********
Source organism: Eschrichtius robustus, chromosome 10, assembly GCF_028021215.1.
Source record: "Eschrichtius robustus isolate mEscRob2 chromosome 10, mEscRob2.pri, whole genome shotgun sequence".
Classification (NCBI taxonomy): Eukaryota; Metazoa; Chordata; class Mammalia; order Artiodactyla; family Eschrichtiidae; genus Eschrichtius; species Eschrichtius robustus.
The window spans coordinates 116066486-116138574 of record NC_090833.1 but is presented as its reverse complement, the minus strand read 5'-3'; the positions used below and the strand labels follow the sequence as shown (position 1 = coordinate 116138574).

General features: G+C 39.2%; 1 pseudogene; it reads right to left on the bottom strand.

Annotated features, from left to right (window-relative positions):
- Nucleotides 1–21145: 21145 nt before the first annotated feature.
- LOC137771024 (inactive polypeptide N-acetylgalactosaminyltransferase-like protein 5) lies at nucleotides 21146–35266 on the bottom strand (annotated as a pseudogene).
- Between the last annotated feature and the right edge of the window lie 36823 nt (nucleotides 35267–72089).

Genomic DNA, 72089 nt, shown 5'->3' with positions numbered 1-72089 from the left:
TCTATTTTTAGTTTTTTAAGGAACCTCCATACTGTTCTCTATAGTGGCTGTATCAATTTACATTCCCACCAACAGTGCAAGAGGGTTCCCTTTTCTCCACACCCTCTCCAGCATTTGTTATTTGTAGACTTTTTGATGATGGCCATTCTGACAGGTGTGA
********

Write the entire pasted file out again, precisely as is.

Source organism: Eschrichtius robustus, chromosome 10, assembly GCF_028021215.1.
Source record: "Eschrichtius robustus isolate mEscRob2 chromosome 10, mEscRob2.pri, whole genome shotgun sequence".
Classification (NCBI taxonomy): Eukaryota; Metazoa; Chordata; class Mammalia; order Artiodactyla; family Eschrichtiidae; genus Eschrichtius; species Eschrichtius robustus.
The window spans coordinates 116066486-116138574 of record NC_090833.1 but is presented as its reverse complement, the minus strand read 5'-3'; the positions used below and the strand labels follow the sequence as shown (position 1 = coordinate 116138574).

General features: G+C 39.2%; 1 pseudogene; it reads right to left on the bottom strand.

Annotated features, from left to right (window-relative positions):
- Nucleotides 1–21145: 21145 nt before the first annotated feature.
- LOC137771024 (inactive polypeptide N-acetylgalactosaminyltransferase-like protein 5) lies at nucleotides 21146–35266 on the bottom strand (annotated as a pseudogene).
- Between the last annotated feature and the right edge of the window lie 36823 nt (nucleotides 35267–72089).

Genomic DNA, 72089 nt, shown 5'->3' with positions numbered 1-72089 from the left:
TCTATTTTTAGTTTTTTAAGGAACCTCCATACTGTTCTCTATAGTGGCTGTATCAATTTACATTCCCACCAACAGTGCAAGAGGGTTCCCTTTTCTCCACACCCTCTCCAGCATTTGTTATTTGTAGACTTTTTGATGATGGCCATTCTGACAGGTGTGA